Wednesday, 17 December 2014

The curious case of the Saskatoon Blades

The Blades celebrate a goal earlier this season.
            A heartbreaker.
            On Saturday at the SaskTel Centre, the Saskatoon Blades were locked in a 4-4 draw with the visiting Regina Pats. In the dying seconds of the third period, Pats winger Braden Christoffer goes end-to-end, dekes through three Blades and slips home the winning goal with 3.3 seconds to play in the frame.
            The goal gave Regina a 5-4 victory, while the Blades had lost their 10th in a row. For the 4,552 spectators in attendance at the Sasktel Centre, the last-second setback was the last vision they have of the Blades going into the WHL Christmas break.
            The Blades officially skated into a nine-day rest period with an 11th loss in a row falling 5-2 to the Broncos in Swift Current on Wednesday. At 7-25-2-1, Saskatoon sits last in the entire WHL with 17 points.
            Heartbreaking losses have been a theme for the Blades this season. Despite playing in a number of tight contests, there is a feeling they will find a way to snatch defeat from the jaws of victory.
            The struggles for the Saskatoon franchise at this point in time are expected. The Blades basically sold the farm dealing away a number of high draft selections to acquire talented older players to gear up as the host squad for the 2013 Memorial Cup.
            Besides having to recover from that campaign, the Blades are still feeling the effects of trying to lock in for a long post-season run in 2011. Before the WHL’s trade deadline in that campaign, they acquired Brayden Schenn in a blockbuster deal with the Brandon Wheat Kings, which saw another pile of draft picks get sacrificed.
            Saskatoon finished first overall in the WHL, but would bow out in the second round of the playoffs being swept away by the eventual league champion Kootenay Ice.
            A day after Saturday’s gut-wrenching loss to Regina, the Blades continued the rebuild trying to restock their supply of high WHL Bantam Draft picks. They sent 18-year-old defenceman Nelson Nogier, who was their only NHL drafted player, 18-year-old right-winger Austin Adamson to the Red Deer Rebels in exchange for 17-year-old winger Mason McCarty, a first round selection in the 2016 Bantam Draft and a second round selection in the 2015 Bantam Draft.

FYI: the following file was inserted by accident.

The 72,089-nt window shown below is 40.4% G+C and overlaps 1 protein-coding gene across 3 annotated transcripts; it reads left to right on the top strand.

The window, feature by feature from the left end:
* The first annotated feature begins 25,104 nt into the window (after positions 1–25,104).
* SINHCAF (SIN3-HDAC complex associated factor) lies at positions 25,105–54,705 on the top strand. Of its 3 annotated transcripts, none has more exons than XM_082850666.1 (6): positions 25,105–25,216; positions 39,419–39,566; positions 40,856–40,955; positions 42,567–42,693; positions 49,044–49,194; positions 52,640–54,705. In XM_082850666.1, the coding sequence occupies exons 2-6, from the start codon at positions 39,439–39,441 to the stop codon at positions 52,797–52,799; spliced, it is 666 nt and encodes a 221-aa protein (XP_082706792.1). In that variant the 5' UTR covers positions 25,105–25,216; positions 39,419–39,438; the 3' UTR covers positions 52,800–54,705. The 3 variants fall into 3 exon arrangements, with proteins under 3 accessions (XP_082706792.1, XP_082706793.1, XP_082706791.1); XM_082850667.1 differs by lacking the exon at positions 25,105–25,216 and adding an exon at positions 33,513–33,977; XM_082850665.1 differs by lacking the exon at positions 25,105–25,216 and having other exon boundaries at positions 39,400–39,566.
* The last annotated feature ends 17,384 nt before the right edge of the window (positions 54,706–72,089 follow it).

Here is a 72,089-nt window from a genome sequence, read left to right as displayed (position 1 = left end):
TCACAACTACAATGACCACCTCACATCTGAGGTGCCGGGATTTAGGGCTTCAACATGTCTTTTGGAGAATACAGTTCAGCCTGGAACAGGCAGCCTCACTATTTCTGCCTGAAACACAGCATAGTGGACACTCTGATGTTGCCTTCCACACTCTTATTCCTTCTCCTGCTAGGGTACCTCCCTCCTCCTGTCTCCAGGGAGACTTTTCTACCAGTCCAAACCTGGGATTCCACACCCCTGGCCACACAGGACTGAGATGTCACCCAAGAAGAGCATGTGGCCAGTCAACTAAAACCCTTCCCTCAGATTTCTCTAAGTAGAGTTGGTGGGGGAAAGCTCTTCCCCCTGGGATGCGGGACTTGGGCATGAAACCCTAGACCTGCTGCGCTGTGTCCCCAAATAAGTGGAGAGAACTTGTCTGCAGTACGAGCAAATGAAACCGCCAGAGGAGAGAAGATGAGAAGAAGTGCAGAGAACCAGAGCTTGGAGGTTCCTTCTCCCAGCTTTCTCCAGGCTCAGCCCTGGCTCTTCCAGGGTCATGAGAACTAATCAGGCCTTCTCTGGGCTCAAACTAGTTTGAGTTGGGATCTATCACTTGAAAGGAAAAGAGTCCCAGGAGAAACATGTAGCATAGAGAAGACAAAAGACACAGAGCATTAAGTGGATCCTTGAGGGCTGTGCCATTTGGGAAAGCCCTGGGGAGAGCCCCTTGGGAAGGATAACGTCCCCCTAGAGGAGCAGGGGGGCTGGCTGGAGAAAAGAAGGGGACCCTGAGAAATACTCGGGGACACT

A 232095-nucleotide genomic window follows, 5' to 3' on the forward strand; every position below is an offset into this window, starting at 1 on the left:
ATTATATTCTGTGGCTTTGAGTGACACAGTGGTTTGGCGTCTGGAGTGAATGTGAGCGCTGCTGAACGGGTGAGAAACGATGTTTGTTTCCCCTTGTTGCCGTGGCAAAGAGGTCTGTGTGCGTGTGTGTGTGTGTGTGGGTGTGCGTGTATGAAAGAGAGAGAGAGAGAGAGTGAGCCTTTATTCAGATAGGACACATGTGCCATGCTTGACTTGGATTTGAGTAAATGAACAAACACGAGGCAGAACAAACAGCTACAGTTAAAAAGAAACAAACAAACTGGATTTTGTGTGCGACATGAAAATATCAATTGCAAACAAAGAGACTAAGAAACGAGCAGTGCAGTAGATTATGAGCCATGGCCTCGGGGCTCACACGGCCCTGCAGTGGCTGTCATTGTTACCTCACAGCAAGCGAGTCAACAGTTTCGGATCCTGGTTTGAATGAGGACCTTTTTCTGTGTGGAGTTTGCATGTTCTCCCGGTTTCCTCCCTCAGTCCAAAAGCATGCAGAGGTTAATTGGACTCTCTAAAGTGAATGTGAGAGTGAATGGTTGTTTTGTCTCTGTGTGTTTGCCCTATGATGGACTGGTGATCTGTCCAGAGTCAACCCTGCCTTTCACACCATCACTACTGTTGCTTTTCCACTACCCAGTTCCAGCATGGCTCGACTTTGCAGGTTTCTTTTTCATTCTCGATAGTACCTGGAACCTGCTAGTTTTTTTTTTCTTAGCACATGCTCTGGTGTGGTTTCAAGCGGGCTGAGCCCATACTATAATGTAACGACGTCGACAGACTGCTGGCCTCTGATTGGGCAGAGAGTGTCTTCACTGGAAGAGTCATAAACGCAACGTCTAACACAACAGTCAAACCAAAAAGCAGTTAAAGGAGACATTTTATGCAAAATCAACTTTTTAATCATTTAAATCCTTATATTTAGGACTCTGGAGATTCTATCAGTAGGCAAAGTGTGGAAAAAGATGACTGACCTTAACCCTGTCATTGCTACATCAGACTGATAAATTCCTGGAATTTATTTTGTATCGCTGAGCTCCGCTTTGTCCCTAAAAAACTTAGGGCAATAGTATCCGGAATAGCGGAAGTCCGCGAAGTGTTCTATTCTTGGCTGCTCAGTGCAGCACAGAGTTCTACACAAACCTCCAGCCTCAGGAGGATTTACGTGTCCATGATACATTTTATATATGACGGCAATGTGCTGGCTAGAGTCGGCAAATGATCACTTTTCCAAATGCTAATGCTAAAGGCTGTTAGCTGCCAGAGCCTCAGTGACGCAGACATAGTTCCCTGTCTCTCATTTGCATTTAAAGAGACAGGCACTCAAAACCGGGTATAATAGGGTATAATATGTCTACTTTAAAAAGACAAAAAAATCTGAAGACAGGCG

Thanks to that move, the Blades have four first round picks over the next two Bantam Drafts. At the time of the 2013 WHL trade deadline, the Blades did not hold any first round selections for the next three Bantam Drafts they were to enter. They didn’t have any first or second round picks in their system from the three previous Bantam Drafts from that point in time.
The Blades work to hold off the Regina Pats.
            When Edmonton product Mike Priestner bought the Blades from Jack Brodsky before the start of the 2013-14 campaign, it was beyond an understatement to say the cupboard was bare. Realistic supporters of the hockey club knew there were going to be rough times ahead for an extended period.
            Since the end of the 2013 Memorial Cup tournament in Saskatoon, those that have been part of the team’s management have to be given credit for building a stockpile of first round Bantam Draft pick for the next two years.
            On the ice this season, the team has been more competitive than its last place record would indicate. They are not getting hammered like 7-1 on the scoreboard on a regular basis. They have actually had a realistic shot at victory in most of their games dropping 12 contests by two or fewer goals.
Before the start of the campaign, Bob Woods was brought in as the team’s new head coach and general manager, and he came to the club along with new assistant coach Dean Brockman. With the roster they have, the Blades might actually be overachieving.